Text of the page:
Adonis Diaries

Archive for May 6th, 2018

“The miracle is to walk on the green earth and dwelling in the present moment “ Thich Nhat Hanh

Bruna Kesserwani, regional director of operations of the World Youth Alliance in the Middle East, posted on October 25, 2013

Learning to Truly Live

All my life I’ve been accused of thinking too much and not doing enough. And rightly so.

I have always been crippled by the idea of having to decide on the correct action to take, mainly because I have a stubborn habit of constantly challenging my own ideas, only to realize that they are imperfect, thus not ready to be acted upon.

Obviously this approach to life is not very effective.

If at all, ideas kept in our minds are simply ideas. And ideas alone don’t do much except entertain us and give us even more ideas to think about. There’s really no end to thinking, for better or worse. 

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The miracle is not to walk on water. The miracle is to walk on the green earth, dwelling deeply in the present moment and feeling truly alive.” – Thich Nhat Hanh

I once knew someone who approached life in almost diametrical opposition to the way I do. He was a doer par excellence.

When he had an idea, he made it happen. I was jealous of him.

I would try to show him why his ideas were bad or how they could go wrong but he wouldn’t have it, he just did whatever came to his mind.

Nowadays it’s likely that people would agree more with his approach than with mine.

After all, at least he was trying. At least he was doing something.

All I was doing was exactly nothing. Except talking sometimes. But that’s basically the same thing.

I’ve always been annoyed by this about me. I’ve watched people achieve amazing things in their lives while I was still pondering in my living room, carefully weighing the pros and the cons, continually paralyzed by possibilities, never deciding on anything.

I have also always thought that this was simply a character defect and that eventually, if I didn’t change, I will never actually achieve anything.

And though I still believe this, I’ve lately come to realize that though it is noble and worthy for us to take on endeavors in life and achieve them, doing so too recklessly can be useless at the least and dangerous at most.

For example, a young man who has huge dreams. And maybe his huge dream is to make a million dollars or maybe his huge dream is to change the world.

We are constantly encouraged to dream and strive for big goals, and to pursue them with a near ruthless drive and so our young man is in the right environment, one that constantly encourages him to take on these massive challenges.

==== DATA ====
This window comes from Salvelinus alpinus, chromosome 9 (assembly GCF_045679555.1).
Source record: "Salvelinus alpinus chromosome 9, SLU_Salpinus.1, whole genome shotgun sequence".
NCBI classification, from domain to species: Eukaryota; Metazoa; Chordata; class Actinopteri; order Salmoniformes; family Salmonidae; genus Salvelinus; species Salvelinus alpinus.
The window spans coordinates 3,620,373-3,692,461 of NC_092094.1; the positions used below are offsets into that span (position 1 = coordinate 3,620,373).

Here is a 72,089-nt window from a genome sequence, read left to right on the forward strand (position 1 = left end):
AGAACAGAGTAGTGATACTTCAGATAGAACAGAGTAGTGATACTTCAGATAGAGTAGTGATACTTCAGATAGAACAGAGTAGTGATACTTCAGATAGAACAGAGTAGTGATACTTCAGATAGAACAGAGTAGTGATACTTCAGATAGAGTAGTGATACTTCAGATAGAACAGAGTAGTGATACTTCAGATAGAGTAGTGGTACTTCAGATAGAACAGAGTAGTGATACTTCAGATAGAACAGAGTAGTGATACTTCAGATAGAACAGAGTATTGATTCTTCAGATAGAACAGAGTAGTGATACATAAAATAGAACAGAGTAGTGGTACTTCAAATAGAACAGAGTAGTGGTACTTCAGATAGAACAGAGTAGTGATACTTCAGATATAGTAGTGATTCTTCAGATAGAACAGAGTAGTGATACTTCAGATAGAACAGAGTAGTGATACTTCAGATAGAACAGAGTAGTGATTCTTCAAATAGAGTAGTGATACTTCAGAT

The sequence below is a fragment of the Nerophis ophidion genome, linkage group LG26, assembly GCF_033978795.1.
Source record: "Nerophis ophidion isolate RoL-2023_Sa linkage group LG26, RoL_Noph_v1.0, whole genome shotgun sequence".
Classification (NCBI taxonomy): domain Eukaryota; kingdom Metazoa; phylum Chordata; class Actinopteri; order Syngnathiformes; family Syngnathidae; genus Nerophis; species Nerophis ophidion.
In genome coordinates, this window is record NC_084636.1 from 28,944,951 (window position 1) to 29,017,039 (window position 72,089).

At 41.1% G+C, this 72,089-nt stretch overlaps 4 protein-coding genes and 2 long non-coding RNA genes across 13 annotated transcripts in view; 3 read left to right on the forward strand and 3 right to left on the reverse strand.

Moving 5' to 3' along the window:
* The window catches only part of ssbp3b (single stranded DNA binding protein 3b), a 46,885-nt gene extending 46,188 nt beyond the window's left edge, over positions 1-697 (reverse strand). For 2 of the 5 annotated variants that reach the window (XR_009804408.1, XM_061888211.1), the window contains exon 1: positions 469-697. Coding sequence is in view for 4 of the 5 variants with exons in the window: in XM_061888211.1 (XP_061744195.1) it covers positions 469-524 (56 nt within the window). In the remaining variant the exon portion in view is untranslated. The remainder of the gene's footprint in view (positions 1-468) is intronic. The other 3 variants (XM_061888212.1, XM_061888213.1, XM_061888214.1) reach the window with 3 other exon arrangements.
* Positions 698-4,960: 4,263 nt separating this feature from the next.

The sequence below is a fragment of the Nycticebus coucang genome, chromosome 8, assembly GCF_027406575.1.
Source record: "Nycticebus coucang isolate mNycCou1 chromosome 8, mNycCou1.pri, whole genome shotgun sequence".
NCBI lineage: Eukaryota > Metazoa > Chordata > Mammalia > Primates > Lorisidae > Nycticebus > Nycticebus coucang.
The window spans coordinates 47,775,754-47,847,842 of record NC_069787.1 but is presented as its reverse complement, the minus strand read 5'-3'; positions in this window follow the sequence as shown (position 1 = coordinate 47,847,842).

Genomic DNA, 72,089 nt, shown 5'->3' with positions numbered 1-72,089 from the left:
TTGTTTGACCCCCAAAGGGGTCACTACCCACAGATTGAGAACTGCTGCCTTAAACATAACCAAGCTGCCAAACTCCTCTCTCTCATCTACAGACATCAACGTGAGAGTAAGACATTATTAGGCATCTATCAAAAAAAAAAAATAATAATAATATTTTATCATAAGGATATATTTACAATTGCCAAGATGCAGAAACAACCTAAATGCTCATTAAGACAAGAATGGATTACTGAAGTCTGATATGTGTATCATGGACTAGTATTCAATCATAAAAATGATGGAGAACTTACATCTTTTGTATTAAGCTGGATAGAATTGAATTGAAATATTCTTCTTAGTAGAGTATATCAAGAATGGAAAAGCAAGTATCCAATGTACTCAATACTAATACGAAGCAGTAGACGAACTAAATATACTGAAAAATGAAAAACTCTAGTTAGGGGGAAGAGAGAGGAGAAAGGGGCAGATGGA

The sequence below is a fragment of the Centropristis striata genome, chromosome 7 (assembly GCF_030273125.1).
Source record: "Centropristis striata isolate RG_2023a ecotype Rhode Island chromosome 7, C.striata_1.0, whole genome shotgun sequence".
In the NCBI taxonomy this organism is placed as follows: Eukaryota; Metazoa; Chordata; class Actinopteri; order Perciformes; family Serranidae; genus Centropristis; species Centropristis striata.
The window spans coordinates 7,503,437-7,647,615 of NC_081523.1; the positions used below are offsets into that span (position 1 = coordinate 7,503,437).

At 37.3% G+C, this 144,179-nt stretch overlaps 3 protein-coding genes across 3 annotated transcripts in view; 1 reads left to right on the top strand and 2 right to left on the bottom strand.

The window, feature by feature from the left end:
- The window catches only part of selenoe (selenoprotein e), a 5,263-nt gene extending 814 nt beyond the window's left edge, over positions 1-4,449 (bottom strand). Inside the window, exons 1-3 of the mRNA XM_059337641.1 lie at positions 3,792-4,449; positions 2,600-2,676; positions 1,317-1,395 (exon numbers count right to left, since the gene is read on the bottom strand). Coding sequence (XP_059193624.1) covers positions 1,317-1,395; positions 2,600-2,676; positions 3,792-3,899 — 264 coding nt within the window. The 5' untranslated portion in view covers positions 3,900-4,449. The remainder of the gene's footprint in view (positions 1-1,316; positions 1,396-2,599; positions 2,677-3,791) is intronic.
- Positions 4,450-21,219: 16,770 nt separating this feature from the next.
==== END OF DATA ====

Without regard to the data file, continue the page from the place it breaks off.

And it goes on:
It takes minimal experience in life to realize that there is basically a universal equation for achieving goals.

The shortest route from A to B is a straight line. Practically, this means that the fastest way to achieve our goals is to be as single-minded and focused as possible.

And if our goals motivate us, then we would want to achieve them as fast as possible. Fast also means that we will be putting in enormous amounts of energy and concentration into our goals, which can literally make us feel “high” or as they call it in psychology, “flow”.

So much around us perpetuates this idea of the holiness of goals and achievement, from parents to schools to Steve Jobs to pop culture to self-help books and our friends and family, so fertile is the ground for this approach that it can almost seem like the only way to go about life.

Our own experience, the zeal we feel when we get up every morning with a purpose, a goal to which to direct our energy, a raison d’être, all of this only serves to further reinforce the appeal, intellectually and emotionally, of goal-oriented living.

And off we go, laser-focus in our motivation and action, moving in one definite direction, exhilarated by its energy, our motivation constantly reinforcing itself.

And then we reach our goal. (Not sure what was His goal)

The best thing that can happen afterwards is that we will be happy and bask in our achievements, taking our minds off of this tunnel vision mode and regaining perspective of life. But rarely do we so that, because goals are addictive.

And what usually happens is a crash after a high which only itches until we get ourselves amped up again with yet another goal, barely any time between the two.

The least harmful thing that can happen in situations like this is that we become unable to enjoy life for what it is, we waste our lives pursuing goal after goal and when we are near death, we regret not having just enjoyed it all.